An Onion Assault at Tondou Ramen

Tondou RamenLocation: 596 College Street, Toronto
Website: https://www.tondouramentoronto.com/

I noticed after the fact that Tondou Ramen bills itself as “the one and only Okinawan restaurant in Toronto.”  That being the case, I probably should have ordered the Okinawa soba instead of the shio ramen.  Oh well.

Tondou Ramen

Still, the shio ramen was mostly quite tasty, with a fairly large caveat that, to be fair, mostly applies to me and weirdos like me.  Specifically: people who hate raw onion.

Tondou Ramen

I’m a card-carrying raw onion hater, so you can take all of my opinions on the matter with a grain of salt, but the ramen here was a bit much.  It’s topped with the usual green onion (which I’m normally okay with) along with a generous amount of sliced white onions, and it’s onion overload.

Tondou Ramen

The problem is that the soup itself, which the menu describes as a “light chicken broth,” has such a subtle flavour that it can’t help but be overwhelmed by the raw onion assault.  It’s all you can taste.  It completely overpowers the delicate broth.

Tondou Ramen

Still, everything else about the bowl was quite good, particularly the perfectly chewy fresh noodles.

I also tried the takoyaki (A.K.A. octopus balls), which was very good; oddly, the balls are deep fried (is that an Okinawan thing?), which gives them a delightfully crisp exterior.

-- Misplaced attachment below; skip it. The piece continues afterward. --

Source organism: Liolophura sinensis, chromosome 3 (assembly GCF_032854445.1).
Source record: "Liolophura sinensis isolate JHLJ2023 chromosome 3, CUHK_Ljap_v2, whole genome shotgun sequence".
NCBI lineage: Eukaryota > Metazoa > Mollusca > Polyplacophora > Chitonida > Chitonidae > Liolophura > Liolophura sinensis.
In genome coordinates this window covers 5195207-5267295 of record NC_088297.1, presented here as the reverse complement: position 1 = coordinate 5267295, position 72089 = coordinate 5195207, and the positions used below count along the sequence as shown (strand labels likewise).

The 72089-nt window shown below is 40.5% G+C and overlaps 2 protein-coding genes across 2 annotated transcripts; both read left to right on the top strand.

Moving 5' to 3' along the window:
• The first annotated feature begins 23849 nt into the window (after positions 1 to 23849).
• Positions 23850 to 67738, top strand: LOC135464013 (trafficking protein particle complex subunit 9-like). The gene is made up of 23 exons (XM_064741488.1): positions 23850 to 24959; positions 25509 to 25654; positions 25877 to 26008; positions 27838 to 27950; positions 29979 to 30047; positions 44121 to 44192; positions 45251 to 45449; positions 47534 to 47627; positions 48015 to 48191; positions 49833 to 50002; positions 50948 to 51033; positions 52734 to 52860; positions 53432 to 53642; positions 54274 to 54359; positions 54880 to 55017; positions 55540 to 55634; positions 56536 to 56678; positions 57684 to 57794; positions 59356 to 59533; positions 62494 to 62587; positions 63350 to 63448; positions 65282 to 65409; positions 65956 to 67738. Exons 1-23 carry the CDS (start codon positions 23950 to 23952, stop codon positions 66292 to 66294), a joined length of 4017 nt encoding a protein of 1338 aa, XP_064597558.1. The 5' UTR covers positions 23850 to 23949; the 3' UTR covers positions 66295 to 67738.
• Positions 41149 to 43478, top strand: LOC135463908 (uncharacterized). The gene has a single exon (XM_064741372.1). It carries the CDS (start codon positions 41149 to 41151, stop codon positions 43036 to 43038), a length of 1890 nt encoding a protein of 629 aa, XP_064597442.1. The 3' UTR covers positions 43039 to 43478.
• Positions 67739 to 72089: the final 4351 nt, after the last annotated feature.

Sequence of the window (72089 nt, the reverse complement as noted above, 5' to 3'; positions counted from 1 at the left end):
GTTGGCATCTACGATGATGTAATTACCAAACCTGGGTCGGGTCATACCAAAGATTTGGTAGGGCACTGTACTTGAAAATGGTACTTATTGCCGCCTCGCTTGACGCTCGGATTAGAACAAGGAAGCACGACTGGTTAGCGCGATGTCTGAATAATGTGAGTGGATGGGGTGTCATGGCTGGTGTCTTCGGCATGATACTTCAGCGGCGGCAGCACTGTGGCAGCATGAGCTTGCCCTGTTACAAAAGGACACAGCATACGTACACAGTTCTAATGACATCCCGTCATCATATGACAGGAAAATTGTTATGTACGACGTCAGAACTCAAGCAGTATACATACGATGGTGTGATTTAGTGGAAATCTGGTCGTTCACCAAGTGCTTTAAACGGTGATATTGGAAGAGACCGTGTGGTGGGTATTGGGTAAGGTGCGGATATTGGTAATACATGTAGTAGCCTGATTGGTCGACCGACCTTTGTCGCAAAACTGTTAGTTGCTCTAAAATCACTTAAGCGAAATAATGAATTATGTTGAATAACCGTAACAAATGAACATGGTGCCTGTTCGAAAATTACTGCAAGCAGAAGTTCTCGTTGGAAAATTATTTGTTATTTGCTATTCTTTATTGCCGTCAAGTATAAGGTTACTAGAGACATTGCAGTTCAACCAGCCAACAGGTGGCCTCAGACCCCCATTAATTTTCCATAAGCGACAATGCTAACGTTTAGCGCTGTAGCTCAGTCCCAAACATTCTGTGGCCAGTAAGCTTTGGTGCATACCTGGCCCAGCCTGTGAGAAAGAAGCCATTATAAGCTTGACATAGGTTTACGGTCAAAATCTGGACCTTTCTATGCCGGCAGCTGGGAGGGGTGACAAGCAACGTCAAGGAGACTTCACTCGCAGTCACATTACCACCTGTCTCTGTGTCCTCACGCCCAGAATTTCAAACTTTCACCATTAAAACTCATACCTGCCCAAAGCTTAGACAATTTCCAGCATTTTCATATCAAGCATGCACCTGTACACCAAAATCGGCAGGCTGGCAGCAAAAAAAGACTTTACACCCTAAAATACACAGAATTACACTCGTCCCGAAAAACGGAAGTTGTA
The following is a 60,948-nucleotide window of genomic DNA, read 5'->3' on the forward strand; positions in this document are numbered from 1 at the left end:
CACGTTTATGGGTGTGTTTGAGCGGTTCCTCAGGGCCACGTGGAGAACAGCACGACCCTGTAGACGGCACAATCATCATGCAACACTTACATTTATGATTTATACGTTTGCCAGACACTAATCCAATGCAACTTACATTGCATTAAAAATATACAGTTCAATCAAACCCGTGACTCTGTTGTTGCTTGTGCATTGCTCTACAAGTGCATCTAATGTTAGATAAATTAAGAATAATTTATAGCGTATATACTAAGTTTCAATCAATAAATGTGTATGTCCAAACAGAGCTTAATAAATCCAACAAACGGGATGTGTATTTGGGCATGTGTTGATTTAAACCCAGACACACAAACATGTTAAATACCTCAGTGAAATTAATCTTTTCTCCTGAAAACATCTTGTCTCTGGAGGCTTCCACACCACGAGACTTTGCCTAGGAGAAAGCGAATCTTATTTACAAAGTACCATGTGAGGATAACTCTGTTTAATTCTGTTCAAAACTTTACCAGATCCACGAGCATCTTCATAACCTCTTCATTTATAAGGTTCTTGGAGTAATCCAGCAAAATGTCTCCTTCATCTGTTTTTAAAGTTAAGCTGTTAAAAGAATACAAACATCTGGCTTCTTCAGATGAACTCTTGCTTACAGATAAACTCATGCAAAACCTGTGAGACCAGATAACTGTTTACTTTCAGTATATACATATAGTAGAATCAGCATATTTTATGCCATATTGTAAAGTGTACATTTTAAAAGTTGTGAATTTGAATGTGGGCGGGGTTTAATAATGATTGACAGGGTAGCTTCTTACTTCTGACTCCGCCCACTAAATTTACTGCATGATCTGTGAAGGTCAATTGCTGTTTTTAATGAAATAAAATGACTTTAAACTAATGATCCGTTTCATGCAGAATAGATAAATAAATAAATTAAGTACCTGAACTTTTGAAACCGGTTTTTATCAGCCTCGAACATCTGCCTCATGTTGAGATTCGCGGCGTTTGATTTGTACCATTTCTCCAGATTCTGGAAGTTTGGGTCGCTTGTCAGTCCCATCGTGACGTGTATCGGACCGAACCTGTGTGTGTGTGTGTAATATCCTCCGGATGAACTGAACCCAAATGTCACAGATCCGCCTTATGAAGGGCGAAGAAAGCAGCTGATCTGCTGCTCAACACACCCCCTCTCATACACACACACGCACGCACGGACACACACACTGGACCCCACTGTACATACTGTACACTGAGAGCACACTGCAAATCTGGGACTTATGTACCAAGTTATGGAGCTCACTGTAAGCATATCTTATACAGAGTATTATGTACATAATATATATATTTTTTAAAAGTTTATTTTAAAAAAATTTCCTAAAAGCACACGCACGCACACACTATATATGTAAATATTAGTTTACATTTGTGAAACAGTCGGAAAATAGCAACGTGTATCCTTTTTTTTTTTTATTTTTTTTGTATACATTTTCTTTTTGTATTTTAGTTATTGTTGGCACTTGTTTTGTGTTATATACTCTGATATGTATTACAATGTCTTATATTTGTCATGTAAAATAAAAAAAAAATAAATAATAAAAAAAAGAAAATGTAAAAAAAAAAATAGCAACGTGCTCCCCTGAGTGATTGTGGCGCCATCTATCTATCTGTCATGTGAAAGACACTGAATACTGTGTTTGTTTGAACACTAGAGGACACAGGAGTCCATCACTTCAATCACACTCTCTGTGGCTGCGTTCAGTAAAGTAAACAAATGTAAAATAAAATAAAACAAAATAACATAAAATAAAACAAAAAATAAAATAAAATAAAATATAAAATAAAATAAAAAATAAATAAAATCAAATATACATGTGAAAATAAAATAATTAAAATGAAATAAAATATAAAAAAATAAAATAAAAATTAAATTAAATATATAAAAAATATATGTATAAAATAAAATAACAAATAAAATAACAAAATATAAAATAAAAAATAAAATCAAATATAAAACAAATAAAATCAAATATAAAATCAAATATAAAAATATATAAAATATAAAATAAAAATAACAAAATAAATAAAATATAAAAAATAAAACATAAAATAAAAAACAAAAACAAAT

A Tasty Bowl at Musoshin Ramen

Musoshin RamenLocation: 9 Boustead Avenue, Toronto
Website: https://www.musoshin.com/

I think ramen might be my favourite dish of all time, which means the last year and change has been a long, sad, ramenless slog.

(Yes, there is instant ramen, but that’s not even remotely the same.  You could also make it yourself, but that’s an all day project and it’s never going to be as good as what you can get at even a half-decent ramen shop.)

Musoshin Ramen

Well, ramen is finally back in my life, and, of course, it’s delightful.  Musoshin is actually a small Japanese ramen chain (they have three locations in Kyoto) that recently opened in Toronto, and yeah, it’s good.

I started with the karaage, which features very crispy pieces of juicy boneless chicken thigh; this was maybe slightly too salty, but was otherwise packed with flavour and was top-notch fried chicken.

Musoshin Ramen

Next up was the ramen: I went with the namesake Musoshin Ramen, which features a porky tonkotsu broth — it has a very rich, roasty flavour with a lot going on (is it made with seafood, too?  Because it definitely has some subtle seafoody notes).  It borders on being a bit overwhelming in its flavour, but it never crosses that line.  It’s very tasty.

Musoshin Ramen

The noodles were quite good, too, with a springy texture and a satisfying level of thickness.  The egg costs extra, but it’s nice and creamy and worth the two dollar surcharge.

The chashu, on the other hand, is the bowl’s clear weak spot.  It was pretty dry and had a very pronounced gamy, leftovery flavour.  Everything else is delicious enough that this doesn’t really matter, but it’s a bummer nonetheless.

Musoshin Ramen

I had the strawberry mochi for dessert, and it was the perfect way to end the meal.  Featuring a full strawberry surrounded by sweet red bean paste with a chewy mochi wrapper, this was a delightful mix of chewy and creamy with a perfect level of sweetness.

Subtle, Tasty Ramen at Hakata Shoryuken Ramen

Hakata Shoryuken RamenLocation: 225 Queen Street West, Toronto
Website: https://www.hakatashoryuken.com/

A lot of times, the broth in a bowl of Hakata-style tonkotsu ramen can be overwhelmingly porky.  The one-note pork flavour can get a bit wearying.

I’m normally not a big condiments guy — I’ll just eat it as it comes — but with this type of ramen, condiments tend to be necessary.  In particular, pickled ginger does a good job of adding some vibrancy and cutting through the soup’s richness.